516 Last Live Show
JL 517 Get Back To Toronto [I almost mixed this up with John Lennon Telecasts, which since the TMOQ days had the matrix # JL-517-A / B and for which a Japan copy – with an insert, however, and not looking like a typical JL release – exists as well.]
518 Various Artists – California Jammin’
JL 519 Paris Sports Palais
520 Led Zepppelin – BBC ZEP
(JL) 516: THE BEATLES – LAST LIVE SHOW
A. “I had a repressing with printed b&w cover, black-silver labels and matrix no. JL 516 which was very badly pressed.” [bootleg section of http://tomwaits-vinyl.org%5D
B&W insert & silver on black label (copy of the original label design)
B. Not a JL release: The ’10’ version with a purple label (matrix number wanted):
Compare with an original shown here – not a big difference, I know, except that the copies above really have that ‘xeroxed’ look and feel.
Above: 7001 A / B matrix
Those with copied & colored/tinted inserts seem to have an 101 A / B matrix like the one shown here below:
ca. 1971 WCF version/copy with their typical 10″ ring from the converted record press.
The Beatles started 1966 on the 5th of January by ‘secretly’ (I really do not believe that there was an intentional effort to hide the fact that what you heard was not always the original field recording) gathering at CTS (Cine Tele Sound) Studios at 49-53 Kensington Gardens Square in Bayswater, London to salvage/improve the inline recording made at Shea Stadium in New York the previous summer for an upcoming BBC1 TV special.
In the 1960’s, CTS had mono and stereo three-track and two-track 7½, 15 and 30 IPS Philips tape machines. CTS was a scoring stage, so the film could be projected onto a large screen and musicians could play along to the selected scene. I assume the Beatles dis this when re-recording two of the songs (see further down) to match video and audio as best as they could.
I have looked far and wide about the recording equipment used to capture this landmark show but found nothing about it at all.
John about to wreck their VOX Continental organ by playing it with his elbow (and making George laugh and lose his rhythm). It repaid him by malfunctioning at the next tour stop at Toronto’s Maple Leaf Gardens and was replaced by the time they appeared in Atlanta. The organ would never be used on stage by anyone ever again and was sold in 2008 for $182,000.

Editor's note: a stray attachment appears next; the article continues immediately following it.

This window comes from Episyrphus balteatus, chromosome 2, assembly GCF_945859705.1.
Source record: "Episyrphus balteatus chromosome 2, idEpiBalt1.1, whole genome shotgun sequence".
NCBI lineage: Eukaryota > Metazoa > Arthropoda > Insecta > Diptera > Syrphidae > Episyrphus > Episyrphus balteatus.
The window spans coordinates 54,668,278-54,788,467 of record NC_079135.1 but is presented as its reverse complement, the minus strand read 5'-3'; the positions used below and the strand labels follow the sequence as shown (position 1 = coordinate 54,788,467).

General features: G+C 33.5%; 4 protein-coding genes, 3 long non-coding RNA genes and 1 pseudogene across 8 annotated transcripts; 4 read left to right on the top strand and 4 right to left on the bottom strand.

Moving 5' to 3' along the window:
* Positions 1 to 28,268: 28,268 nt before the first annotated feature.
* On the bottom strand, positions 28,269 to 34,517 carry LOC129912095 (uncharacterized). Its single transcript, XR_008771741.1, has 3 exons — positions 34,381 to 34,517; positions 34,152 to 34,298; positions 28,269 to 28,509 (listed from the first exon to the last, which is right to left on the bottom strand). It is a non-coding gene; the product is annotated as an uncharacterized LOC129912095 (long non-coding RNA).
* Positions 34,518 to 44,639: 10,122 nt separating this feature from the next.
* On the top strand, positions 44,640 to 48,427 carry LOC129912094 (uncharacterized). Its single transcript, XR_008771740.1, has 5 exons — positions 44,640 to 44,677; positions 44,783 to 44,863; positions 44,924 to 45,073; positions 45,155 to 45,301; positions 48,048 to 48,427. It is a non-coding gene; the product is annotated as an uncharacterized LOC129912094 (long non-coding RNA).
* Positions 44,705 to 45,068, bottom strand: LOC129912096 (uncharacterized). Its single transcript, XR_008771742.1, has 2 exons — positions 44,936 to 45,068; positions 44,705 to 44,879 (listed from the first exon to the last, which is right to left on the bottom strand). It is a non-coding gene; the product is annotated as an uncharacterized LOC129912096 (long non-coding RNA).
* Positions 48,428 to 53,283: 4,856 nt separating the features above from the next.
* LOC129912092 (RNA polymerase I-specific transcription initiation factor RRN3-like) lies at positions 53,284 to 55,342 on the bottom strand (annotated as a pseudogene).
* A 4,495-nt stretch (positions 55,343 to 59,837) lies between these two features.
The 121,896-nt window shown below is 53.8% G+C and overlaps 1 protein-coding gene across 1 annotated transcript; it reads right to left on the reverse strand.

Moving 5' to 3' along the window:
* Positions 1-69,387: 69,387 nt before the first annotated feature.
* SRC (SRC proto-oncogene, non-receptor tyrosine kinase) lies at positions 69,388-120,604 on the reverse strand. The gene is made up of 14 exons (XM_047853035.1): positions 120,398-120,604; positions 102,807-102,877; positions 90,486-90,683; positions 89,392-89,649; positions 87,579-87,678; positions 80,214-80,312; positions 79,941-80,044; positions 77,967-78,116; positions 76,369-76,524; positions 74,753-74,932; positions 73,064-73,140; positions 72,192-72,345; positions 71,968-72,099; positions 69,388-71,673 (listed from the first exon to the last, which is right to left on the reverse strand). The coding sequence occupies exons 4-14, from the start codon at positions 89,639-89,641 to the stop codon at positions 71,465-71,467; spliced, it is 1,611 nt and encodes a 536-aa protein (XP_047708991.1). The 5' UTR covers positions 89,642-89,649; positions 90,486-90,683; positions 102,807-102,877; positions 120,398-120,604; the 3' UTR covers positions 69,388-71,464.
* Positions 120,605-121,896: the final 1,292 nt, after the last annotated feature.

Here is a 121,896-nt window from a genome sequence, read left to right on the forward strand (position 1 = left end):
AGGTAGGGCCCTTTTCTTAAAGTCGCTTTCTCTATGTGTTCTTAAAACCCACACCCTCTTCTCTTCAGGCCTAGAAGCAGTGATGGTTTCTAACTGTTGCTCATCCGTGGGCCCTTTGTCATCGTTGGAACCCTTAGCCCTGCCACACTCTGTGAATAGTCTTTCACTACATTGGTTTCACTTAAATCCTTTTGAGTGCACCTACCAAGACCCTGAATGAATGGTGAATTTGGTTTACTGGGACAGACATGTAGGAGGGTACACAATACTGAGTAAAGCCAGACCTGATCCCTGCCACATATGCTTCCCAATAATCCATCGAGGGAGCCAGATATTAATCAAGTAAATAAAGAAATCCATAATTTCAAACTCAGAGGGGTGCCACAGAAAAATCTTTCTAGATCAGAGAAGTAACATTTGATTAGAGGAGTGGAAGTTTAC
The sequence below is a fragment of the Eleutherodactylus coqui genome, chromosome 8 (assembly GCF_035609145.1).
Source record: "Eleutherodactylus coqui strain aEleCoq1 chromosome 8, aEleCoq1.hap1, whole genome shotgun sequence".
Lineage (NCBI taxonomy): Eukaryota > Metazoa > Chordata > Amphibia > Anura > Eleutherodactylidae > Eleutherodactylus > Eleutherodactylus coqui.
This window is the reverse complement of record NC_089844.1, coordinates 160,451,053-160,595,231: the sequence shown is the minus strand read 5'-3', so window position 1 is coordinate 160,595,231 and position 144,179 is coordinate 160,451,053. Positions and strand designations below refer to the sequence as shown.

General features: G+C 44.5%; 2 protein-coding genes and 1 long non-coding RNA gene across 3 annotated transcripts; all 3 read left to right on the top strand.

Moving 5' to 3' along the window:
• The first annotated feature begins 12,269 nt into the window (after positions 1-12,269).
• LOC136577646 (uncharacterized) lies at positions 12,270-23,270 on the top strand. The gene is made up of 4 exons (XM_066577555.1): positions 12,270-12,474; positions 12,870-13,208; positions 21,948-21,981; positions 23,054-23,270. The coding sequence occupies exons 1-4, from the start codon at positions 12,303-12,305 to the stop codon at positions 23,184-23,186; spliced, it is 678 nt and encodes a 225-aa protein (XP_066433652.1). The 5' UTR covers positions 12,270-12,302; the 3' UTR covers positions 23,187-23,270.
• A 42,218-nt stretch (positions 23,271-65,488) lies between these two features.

It turned out that “I Feel Fine” and “Help!” were considered “beyond help” and were re-recorded from scratch, with JPGR trying their best to make it sound and look live and synchronized, to be latter dubbed with audience noise – not from Shea but Hollywood Bowl ’65. The bass had suffered especially in the field recording and Paul overdubbed new bass lines onto “Dizzy Miss Lizzy”, “Can’t Buy Me Love”, “Baby’s In Black” and “I’m Down”. John also enhanced his organ part for the final song. It seems that it had already been decided at this point that “She’s A Woman” and “Everybody’s Trying To Be My Baby” had to be cut due to time constraints. “They were, however, included in an early print which Epstein received from Sullivan Productions around 5 November 1965, which then ran to 54 minutes. By January, as it would be for the transmission, the film’s duration had been cut to just under 48 minutes.”
There were plans to enhance “Twist and Shout” as well but studio time had run out. Instead, the Capitol recording from their last Hollywood Bowl concert on 30 August 1965 was used. Now, here is a minor riddle regarding this. In John C. Winn’s book Way beyond Compare it says about the Capitol Hollywood Bowl three-track recordings: “Unlike in 1964, Capitol didn’t even bother to remix either of the 1965 concerts at the time, and they remained unheard until 1971, when the three-track masters were sent to Abbey Road.” So, what type of tape did they have to work with in early 1966?
“Act Naturally”, the experiment – as they were back to performing the old staple “I Wanna Be Your Man” by Atlanta – was simply replaced by the official version, overdubbed with pure (looped?) audience pandemonium, not caring or noticing that vocals and image no longer matched in all places. I would imagine that the end of session time forced this as well and obviously no other professionally recorded live version existed. Alternatively, the Beatles and the producers just could not be bothered or they tried and failed to recreate a good enough facsimile.
“Documentation also suggests that John wished to record a new version of Ticket To Ride, and that it was done during this CTS session, but close study of the film indicates that the original Shea version was used (although perhaps a little instrumental overdubbing was effected).”
The Beatles At Shea Stadium was shown on BBC1 in the UK on 1 March 1966 but in the U.S. not until the following year.
Sold at auction in December 2005 (for almost $9,000) and subsequently appeared on bootleg CD’s in 2007 (HMC, etc.): Three 7 1/2 ips pre-production tapes containing the raw Shea recording before edits and overdubbing. 28, 32 and 37 minutes long.
JL 517: THE BEATLES – GET BACK TO TORONTO
* Need image *
JL 518: Various Artists (Deep Purple, Emerson, Lake & Palmer, Pink Floyd) – CALIFORNIA JAMMIN’
JL 519: THE BEATLES – PARIS SPORTS PALAIS
JL 520: LED ZEPPELIN – BBC ZEP